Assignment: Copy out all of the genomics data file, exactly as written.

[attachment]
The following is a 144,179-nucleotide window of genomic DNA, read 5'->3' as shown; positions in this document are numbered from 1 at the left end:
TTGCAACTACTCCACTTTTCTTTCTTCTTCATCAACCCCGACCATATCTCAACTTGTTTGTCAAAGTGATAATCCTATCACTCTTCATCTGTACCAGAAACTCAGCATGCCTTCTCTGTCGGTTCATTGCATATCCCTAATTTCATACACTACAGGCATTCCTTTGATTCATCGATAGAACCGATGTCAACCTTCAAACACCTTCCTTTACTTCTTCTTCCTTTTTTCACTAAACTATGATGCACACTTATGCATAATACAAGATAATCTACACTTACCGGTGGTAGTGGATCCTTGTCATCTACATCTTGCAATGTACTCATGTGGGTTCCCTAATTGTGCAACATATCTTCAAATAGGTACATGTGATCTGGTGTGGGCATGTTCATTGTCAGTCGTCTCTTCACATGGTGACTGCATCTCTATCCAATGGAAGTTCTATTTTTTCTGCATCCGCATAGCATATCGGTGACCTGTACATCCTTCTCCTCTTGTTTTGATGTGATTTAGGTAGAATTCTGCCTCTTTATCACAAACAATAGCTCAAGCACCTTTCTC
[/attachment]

The following is a 144,179-nucleotide window of genomic DNA, read 5'->3' as shown; positions in this document are numbered from 1 at the left end:
TTGCAACTACTCCACTTTTCTTTCTTCTTCATCAACCCCGACCATATCTCAACTTGTTTGTCAAAGTGATAATCCTATCACTCTTCATCTGTACCAGAAACTCAGCATGCCTTCTCTGTCGGTTCATTGCATATCCCTAATTTCATACACTACAGGCATTCCTTTGATTCATCGATAGAACCGATGTCAACCTTCAAACACCTTCCTTTACTTCTTCTTCCTTTTTTCACTAAACTATGATGCACACTTATGCATAATACAAGATAATCTACACTTACCGGTGGTAGTGGATCCTTGTCATCTACATCTTGCAATGTACTCATGTGGGTTCCCTAATTGTGCAACATATCTTCAAATAGGTACATGTGATCTGGTGTGGGCATGTTCATTGTCAGTCGTCTCTTCACATGGTGACTGCATCTCTATCCAATGGAAGTTCTATTTTTTCTGCATCCGCATAGCATATCGGTGACCTGTACATCCTTCTCCTCTTGTTTTGATGTGATTTAGGTAGAATTCTGCCTCTTTATCACAAACAATAGCTCAAGCACCTTTCTC